If you were to listen only to the ramblings of Internet users, you might think that Japanese TV is a nonstop procession of bonkers commercials, ridiculous pornographic game shows and people in little windows reacting to other people reacting to delicious food.
Of course, that’s not entirely true. There are actually a fair few TV shows that cover serious subject matter, there are perfectly normal commercials that don’t induce madness and/or seizures, and sometimes there are actually shows not related at all to food (actually, that last bit may be a lie).
So where does Japan’s reputation for crazy television entertainment come from? Why, from the rare but totally bananas stuff that somehow actually finds its way on air from time to time, like this ludicrous television commercial series that makes absolutely no sense at all.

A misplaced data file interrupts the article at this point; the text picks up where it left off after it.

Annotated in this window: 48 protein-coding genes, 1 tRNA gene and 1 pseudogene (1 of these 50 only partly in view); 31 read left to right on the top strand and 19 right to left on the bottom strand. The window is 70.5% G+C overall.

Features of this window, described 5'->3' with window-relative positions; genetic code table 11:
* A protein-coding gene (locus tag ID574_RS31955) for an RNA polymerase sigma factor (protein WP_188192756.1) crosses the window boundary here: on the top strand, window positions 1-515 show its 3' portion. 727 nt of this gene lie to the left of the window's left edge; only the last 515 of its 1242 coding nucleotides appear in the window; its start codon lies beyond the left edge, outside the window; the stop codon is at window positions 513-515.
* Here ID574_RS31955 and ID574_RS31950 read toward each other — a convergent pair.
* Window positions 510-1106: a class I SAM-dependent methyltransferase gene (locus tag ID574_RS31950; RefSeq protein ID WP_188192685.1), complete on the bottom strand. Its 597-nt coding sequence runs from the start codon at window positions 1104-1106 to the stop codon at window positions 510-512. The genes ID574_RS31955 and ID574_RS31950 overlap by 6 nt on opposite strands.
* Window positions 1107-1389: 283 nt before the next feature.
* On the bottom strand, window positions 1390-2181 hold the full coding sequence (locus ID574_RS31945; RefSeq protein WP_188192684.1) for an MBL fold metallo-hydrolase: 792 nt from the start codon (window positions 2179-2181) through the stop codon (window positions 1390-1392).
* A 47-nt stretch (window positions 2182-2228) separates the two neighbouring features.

Do you remember our recent article that showcased Japanese confectioner Namikoshiken’s adorable menagerie of bite-sized manjū (sweet steamed buns)? Last week, out of sheer luck and coincidence, I received a box of the Suizokukan (aquarium) variety from a family friend who went on a trip to Nagoya in Aichi Prefecture, where the 87-year-old company is based. So of course, this calls for a taste test!
Read on to find out more about the wagashi treats and to view close-up photos of each lovable suizokukan resident. Was this writer able to harden her heart and mercilessly sink her teeth into these little guys? Anything for RocketNews24!
They say that in Japan, the city of Nagoya is the fiercest market for cafes and as a result it also has many of the best coffee shops in the country. And in the midst of all these high quality roasts and laid-back atmospheres lies one shop in particular that literally manages to stand above the rest.